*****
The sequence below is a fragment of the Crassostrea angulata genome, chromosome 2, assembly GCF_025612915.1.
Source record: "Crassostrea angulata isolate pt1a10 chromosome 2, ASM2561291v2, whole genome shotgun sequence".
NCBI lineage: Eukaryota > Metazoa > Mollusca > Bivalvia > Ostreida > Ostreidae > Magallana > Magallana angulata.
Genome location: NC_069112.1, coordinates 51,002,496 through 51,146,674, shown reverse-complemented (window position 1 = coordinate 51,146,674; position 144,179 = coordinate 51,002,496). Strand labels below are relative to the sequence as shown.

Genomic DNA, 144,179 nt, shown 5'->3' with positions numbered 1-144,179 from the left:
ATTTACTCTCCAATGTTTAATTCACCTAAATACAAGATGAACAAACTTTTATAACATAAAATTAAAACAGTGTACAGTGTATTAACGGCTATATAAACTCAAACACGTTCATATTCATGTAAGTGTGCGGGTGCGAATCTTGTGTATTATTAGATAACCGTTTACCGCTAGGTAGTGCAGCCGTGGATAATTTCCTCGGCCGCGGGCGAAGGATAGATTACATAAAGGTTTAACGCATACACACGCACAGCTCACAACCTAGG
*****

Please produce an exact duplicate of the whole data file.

The sequence below is a fragment of the Crassostrea angulata genome, chromosome 2, assembly GCF_025612915.1.
Source record: "Crassostrea angulata isolate pt1a10 chromosome 2, ASM2561291v2, whole genome shotgun sequence".
NCBI lineage: Eukaryota > Metazoa > Mollusca > Bivalvia > Ostreida > Ostreidae > Magallana > Magallana angulata.
Genome location: NC_069112.1, coordinates 51,002,496 through 51,146,674, shown reverse-complemented (window position 1 = coordinate 51,146,674; position 144,179 = coordinate 51,002,496). Strand labels below are relative to the sequence as shown.

Genomic DNA, 144,179 nt, shown 5'->3' with positions numbered 1-144,179 from the left:
ATTTACTCTCCAATGTTTAATTCACCTAAATACAAGATGAACAAACTTTTATAACATAAAATTAAAACAGTGTACAGTGTATTAACGGCTATATAAACTCAAACACGTTCATATTCATGTAAGTGTGCGGGTGCGAATCTTGTGTATTATTAGATAACCGTTTACCGCTAGGTAGTGCAGCCGTGGATAATTTCCTCGGCCGCGGGCGAAGGATAGATTACATAAAGGTTTAACGCATACACACGCACAGCTCACAACCTAGG